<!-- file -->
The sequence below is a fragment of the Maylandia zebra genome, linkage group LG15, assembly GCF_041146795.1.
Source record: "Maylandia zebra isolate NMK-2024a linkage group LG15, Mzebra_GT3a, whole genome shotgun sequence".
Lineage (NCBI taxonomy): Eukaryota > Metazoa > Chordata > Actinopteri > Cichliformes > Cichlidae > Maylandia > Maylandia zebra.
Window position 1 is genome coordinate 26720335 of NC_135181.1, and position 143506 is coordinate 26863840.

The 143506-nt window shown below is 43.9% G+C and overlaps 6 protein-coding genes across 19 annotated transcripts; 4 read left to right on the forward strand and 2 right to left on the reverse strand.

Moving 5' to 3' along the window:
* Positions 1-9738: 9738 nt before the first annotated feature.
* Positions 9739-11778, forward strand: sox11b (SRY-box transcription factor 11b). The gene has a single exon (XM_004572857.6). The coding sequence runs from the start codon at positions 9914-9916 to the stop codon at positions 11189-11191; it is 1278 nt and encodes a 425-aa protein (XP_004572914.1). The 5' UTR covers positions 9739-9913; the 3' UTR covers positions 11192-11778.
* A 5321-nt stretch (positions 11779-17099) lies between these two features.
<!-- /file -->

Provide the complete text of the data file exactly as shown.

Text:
The sequence below is a fragment of the Maylandia zebra genome, linkage group LG15, assembly GCF_041146795.1.
Source record: "Maylandia zebra isolate NMK-2024a linkage group LG15, Mzebra_GT3a, whole genome shotgun sequence".
Lineage (NCBI taxonomy): Eukaryota > Metazoa > Chordata > Actinopteri > Cichliformes > Cichlidae > Maylandia > Maylandia zebra.
Window position 1 is genome coordinate 26720335 of NC_135181.1, and position 143506 is coordinate 26863840.

The 143506-nt window shown below is 43.9% G+C and overlaps 6 protein-coding genes across 19 annotated transcripts; 4 read left to right on the forward strand and 2 right to left on the reverse strand.

Moving 5' to 3' along the window:
* Positions 1-9738: 9738 nt before the first annotated feature.
* Positions 9739-11778, forward strand: sox11b (SRY-box transcription factor 11b). The gene has a single exon (XM_004572857.6). The coding sequence runs from the start codon at positions 9914-9916 to the stop codon at positions 11189-11191; it is 1278 nt and encodes a 425-aa protein (XP_004572914.1). The 5' UTR covers positions 9739-9913; the 3' UTR covers positions 11192-11778.
* A 5321-nt stretch (positions 11779-17099) lies between these two features.